Japan Delaying Integrated Resort Timeline Comes as Little Surprise

Posted on: August 11, 2020, 01:43h. 

Last updated on: August 11, 2020, 02:49h.

The Japan central government has confirmed it’s reviewing the possibility of introducing changes to its integrated resort (IR) time line because of COVID-19.

Japan IR casino Shinzo Abe
COVID-19 is delaying the wishes of Japan Prime Minister Shinzo Abe (second from right) of bringing integrated resort casinos to the country. (Image: Kan Takeuchi/The Mainichi)

A leading analyst on the forthcoming gaming industry — once expected to be the world’s second or third largest behind on China’s Macau, and perhaps Nevada — says casino operators monitoring Japan likely weren’t caught off-guard by the announcement.

This week, Japan Minister of Land, Infrastructure, Transport, and Tourism Kazuyoshi Akaba said because of the coronavirus limiting travel internationally and domestically between prefectures — and many unknowns regarding the country’s near-term economy — a lengthening of the IR licensing process is being studied.

“Some IR operators who have partnered with local governments are in a difficult situation due to the impact of the new coronavirus, and there have been opinions saying that the future is uncertain,” Akaba stated at a press conference last week.

Government Delay, or Casino Pushback?

Japan has been viewed as the biggest new market opportunity since Macau was returned from Portugal to China. The People’s Republic Special Administrative Region (SAR) decided to end SJM Holdings’ monopoly on casino gambling and welcome in five additional operators in 2001.

The coronavirus, however, has halted much economic optimism. Las Vegas Sands, considered the world’s premier IR developer and operator, announced its withdrawal from Japan’s consideration in May. Wynn Resorts closed its Yokohama office earlier this month, and MGM Resorts said it would now be looking to be a minority investor in Osaka.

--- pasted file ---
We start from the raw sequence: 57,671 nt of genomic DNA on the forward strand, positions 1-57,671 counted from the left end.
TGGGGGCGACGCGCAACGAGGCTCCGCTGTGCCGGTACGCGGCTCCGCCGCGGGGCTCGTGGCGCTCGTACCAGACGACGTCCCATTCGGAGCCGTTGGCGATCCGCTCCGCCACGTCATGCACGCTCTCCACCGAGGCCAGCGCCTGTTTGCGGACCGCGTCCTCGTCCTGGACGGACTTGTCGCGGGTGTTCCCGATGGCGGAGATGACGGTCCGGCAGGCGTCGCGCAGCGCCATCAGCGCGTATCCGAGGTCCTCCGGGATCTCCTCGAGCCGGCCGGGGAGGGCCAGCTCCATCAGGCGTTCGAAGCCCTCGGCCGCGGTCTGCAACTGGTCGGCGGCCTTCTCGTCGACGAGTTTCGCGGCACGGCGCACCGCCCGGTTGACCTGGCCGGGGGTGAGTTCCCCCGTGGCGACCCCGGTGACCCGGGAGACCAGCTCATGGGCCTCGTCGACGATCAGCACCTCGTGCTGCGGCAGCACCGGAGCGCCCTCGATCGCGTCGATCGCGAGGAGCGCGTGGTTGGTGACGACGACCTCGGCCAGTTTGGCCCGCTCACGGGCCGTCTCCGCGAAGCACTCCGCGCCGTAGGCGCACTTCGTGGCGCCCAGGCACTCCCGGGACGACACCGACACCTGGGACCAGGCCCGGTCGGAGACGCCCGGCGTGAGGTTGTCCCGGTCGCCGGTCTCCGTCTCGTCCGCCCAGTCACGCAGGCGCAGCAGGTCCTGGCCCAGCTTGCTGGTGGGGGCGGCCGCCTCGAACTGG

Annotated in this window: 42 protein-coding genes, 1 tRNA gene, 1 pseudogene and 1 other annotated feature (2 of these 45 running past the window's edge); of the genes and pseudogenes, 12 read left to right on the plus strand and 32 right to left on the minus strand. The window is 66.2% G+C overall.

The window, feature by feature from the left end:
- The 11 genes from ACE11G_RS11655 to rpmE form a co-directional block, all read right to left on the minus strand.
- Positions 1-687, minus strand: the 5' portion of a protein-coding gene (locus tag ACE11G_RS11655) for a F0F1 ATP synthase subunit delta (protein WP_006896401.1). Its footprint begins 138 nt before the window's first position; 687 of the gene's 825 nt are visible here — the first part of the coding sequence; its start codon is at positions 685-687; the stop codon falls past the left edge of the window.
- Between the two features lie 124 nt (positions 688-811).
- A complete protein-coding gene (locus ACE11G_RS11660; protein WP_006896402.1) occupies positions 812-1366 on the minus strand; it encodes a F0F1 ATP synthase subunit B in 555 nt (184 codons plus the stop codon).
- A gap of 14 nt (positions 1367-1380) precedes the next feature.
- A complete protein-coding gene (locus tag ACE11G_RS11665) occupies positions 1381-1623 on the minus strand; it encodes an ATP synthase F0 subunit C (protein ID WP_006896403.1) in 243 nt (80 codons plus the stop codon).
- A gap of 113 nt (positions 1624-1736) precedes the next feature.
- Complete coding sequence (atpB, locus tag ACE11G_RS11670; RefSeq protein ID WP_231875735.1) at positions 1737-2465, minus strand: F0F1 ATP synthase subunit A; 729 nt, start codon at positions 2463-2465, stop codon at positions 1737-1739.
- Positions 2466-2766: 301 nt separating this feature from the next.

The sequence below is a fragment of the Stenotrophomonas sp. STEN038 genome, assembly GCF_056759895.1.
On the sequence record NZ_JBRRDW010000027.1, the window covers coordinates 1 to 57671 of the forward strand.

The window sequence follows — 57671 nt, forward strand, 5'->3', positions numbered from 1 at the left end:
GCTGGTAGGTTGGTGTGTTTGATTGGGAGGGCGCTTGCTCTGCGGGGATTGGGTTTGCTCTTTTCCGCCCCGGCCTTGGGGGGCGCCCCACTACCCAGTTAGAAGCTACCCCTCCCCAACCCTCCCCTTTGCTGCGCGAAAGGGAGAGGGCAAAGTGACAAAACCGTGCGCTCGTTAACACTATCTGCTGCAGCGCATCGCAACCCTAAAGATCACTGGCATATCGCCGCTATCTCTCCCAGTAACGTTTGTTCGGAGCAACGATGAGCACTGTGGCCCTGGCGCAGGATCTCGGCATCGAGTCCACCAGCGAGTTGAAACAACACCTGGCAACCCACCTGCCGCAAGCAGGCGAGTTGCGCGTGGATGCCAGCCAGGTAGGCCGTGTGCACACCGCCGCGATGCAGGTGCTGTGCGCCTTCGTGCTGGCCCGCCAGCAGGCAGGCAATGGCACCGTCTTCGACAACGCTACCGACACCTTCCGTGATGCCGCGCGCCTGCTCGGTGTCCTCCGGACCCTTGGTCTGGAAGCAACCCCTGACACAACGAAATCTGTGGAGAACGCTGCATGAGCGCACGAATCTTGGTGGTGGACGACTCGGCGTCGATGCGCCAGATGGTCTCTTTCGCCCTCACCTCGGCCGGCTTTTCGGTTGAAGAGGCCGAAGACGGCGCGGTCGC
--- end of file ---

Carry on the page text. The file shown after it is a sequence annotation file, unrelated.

All three US-based casino giants, which hold three of Macau’s six concessions, were considered front-runners for Japan.

Considering the current global situation, there should not be any surprise in regards to recent operator and Japanese central government comments,” Joji Kokuryo, managing director of Bay City Ventures, told Casino.org.

Kokuryo is an advisor to the Gaming Standards Association of Japan. His resume includes stints working in Asia’s leading IR markets, including Macau and Manila’s Entertainment City in the Philippines.

“It is important to note that each IR operator has unique formulas and levels of interest in Japan. Currently, with a delay in Japan’s national time line on the horizon, international travel limitations, and the optics of having a Japan office when current markets are in the midst of recovering from closures, some gaming operators may decide that they do not require a full-fledged Japan office for the time being,” Kokuryo added.

Blame Game

The coronavirus certainly has stalled Japan Prime Minister Shinzo Abe’s wishes to make the country an IR destination. Kokuryo says the process of bringing commercial gambling to the country hasn’t been at “the speed many from the corporate world are used to.”

There have been multiple setbacks, some self-inflicted and some inevitable,” he continued. “The speed at which the central government can proceed will continue to be dictated by how soon financial, economic, and medical issues are first cleared up.”

“While things are definitely not on track as originally planned for IR development, the same could be said for any other kind of national project under the current circumstances,” Kokuryo concluded.